When 3ds Max first starts, MAXScript searches for any startup script files, which it then automatically loads and runs. This feature is useful if you have function libraries you always use and want preloaded, or if you want to establish custom UI settings, define scripted plug-ins, or load scripted utility rollouts.
MAXScript first searches for in the ui\macroscripts directory. These MacroScript definitions are not compiled at this time; rather they are just scanned to identify the MacroScripts that have been defined.
MAXScript next searches for MAXScript files ( , , and ) in the plug-in path directories (defined on the and ) and their subdirectories, and compiles these files. The base scene and user interface have not been created at this point, so no viewport or scene commands should be executed in these files. These files should primarily define scripted plug-ins and utility functions.
Any utility functions used by the macroScripts defined when reading the ui\macroscripts directory should be defined in a .ms or .mse file in one of these directories. You can prevent a nested directory from being scanned by placing its name in parentheses, for example "(old-versions)", allowing you to enable and disable scripts in handy directory-based groupings.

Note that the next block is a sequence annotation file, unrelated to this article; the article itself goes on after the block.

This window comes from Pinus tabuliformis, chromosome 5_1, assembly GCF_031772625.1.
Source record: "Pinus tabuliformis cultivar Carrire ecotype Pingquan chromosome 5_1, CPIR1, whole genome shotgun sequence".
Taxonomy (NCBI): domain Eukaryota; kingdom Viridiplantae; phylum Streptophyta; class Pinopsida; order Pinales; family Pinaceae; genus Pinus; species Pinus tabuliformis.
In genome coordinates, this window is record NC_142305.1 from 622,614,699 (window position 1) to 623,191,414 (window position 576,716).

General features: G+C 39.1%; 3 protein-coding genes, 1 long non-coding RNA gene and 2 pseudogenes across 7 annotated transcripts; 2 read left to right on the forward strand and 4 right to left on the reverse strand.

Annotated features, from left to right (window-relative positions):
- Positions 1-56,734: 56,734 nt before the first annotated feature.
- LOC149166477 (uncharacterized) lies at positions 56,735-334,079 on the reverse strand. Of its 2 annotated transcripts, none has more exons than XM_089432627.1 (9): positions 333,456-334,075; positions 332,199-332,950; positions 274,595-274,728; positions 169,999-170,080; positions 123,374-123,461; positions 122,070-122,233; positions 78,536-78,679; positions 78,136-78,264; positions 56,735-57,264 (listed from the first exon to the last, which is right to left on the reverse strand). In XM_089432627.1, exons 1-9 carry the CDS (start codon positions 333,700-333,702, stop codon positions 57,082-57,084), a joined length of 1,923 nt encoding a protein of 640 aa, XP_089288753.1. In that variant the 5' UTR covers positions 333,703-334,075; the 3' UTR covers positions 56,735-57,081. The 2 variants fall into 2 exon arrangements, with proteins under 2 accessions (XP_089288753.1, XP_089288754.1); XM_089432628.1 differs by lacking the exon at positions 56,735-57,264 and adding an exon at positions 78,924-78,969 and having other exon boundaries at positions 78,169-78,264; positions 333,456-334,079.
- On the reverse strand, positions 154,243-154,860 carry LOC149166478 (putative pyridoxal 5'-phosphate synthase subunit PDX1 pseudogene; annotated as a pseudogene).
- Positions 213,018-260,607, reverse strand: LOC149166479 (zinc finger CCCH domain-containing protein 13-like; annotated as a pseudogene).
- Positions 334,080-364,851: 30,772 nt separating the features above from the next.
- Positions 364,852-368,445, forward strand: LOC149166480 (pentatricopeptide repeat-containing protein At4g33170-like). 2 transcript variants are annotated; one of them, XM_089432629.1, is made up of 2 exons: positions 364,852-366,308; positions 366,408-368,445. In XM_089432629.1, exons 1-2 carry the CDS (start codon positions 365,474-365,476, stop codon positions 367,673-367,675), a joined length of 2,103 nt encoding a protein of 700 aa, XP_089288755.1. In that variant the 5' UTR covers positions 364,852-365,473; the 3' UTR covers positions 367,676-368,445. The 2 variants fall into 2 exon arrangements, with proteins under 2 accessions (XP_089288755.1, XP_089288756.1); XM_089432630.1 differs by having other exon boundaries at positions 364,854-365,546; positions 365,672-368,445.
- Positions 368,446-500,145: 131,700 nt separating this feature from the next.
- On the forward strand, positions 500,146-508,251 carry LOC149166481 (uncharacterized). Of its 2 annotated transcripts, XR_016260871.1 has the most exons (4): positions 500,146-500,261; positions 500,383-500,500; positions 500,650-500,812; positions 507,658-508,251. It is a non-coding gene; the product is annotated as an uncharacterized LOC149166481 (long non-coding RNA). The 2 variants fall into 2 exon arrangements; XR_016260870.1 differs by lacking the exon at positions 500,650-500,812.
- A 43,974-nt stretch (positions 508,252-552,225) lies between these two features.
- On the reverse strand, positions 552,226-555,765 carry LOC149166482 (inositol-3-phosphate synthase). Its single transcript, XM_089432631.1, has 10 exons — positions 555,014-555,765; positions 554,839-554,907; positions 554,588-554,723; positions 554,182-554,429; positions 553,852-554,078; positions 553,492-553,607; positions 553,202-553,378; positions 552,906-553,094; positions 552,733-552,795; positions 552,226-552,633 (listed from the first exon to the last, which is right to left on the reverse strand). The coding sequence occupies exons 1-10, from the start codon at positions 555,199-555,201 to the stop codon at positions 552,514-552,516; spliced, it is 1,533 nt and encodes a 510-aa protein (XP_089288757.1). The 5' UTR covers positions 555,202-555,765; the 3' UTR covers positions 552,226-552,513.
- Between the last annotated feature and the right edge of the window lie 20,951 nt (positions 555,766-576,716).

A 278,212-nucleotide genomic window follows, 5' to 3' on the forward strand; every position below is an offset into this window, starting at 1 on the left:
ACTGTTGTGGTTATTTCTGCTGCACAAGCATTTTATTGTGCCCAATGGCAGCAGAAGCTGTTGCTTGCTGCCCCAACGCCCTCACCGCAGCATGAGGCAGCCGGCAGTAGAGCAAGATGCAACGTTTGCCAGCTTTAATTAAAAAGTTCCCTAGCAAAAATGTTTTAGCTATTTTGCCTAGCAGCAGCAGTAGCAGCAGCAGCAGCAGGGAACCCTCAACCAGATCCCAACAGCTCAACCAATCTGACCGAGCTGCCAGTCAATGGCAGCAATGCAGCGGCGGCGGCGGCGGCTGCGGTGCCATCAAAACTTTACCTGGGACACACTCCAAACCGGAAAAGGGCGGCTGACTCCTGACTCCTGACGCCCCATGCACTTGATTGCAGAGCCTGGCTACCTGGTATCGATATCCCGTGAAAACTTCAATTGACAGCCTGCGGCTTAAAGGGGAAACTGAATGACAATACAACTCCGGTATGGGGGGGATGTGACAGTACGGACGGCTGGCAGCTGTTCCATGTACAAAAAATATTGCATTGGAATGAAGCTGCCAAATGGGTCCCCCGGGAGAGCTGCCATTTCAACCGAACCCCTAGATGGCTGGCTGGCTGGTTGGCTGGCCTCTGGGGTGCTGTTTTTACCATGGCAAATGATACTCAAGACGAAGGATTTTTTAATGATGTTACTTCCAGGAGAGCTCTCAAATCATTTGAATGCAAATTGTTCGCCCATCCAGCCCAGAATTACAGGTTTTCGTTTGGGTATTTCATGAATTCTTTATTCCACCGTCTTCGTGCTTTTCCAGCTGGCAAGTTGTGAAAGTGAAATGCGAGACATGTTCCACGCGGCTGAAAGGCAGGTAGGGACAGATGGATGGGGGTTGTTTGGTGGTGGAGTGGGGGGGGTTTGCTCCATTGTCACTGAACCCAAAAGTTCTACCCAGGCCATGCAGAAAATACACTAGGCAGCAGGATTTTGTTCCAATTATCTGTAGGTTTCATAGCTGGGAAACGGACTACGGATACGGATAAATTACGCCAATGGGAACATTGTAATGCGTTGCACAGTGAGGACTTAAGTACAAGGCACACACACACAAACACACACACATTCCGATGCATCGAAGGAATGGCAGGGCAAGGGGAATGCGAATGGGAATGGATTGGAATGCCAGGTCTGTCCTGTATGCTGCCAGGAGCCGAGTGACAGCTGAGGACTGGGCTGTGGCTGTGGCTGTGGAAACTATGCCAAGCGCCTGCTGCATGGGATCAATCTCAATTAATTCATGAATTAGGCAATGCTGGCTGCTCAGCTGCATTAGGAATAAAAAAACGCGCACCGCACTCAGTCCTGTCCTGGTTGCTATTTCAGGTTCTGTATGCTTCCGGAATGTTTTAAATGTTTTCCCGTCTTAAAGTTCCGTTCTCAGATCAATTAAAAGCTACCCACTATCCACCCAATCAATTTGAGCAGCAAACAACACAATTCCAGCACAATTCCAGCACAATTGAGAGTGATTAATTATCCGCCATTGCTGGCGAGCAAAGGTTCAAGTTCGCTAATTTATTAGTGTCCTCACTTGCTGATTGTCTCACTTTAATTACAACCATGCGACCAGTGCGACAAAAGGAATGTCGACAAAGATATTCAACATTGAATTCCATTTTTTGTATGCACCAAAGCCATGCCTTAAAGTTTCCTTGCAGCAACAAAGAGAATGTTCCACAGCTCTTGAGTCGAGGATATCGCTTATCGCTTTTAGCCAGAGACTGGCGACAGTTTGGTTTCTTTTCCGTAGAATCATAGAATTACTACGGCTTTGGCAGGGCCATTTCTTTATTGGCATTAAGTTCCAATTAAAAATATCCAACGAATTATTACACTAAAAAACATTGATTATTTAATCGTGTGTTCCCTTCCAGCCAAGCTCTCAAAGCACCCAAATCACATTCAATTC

MAXScript then recursively scans the Startup Scripts directory (defined on the Configure System Paths dialog) and any nested directories for .ms, .mse, and .mzp script files and loads them. In this pass, any script files with the name startup.ms are ignored. You can prevent a nested directory from being scanned by placing its name in parentheses, for example "(old-versions)", allowing you to enable and disable scripts in handy directory-based groupings.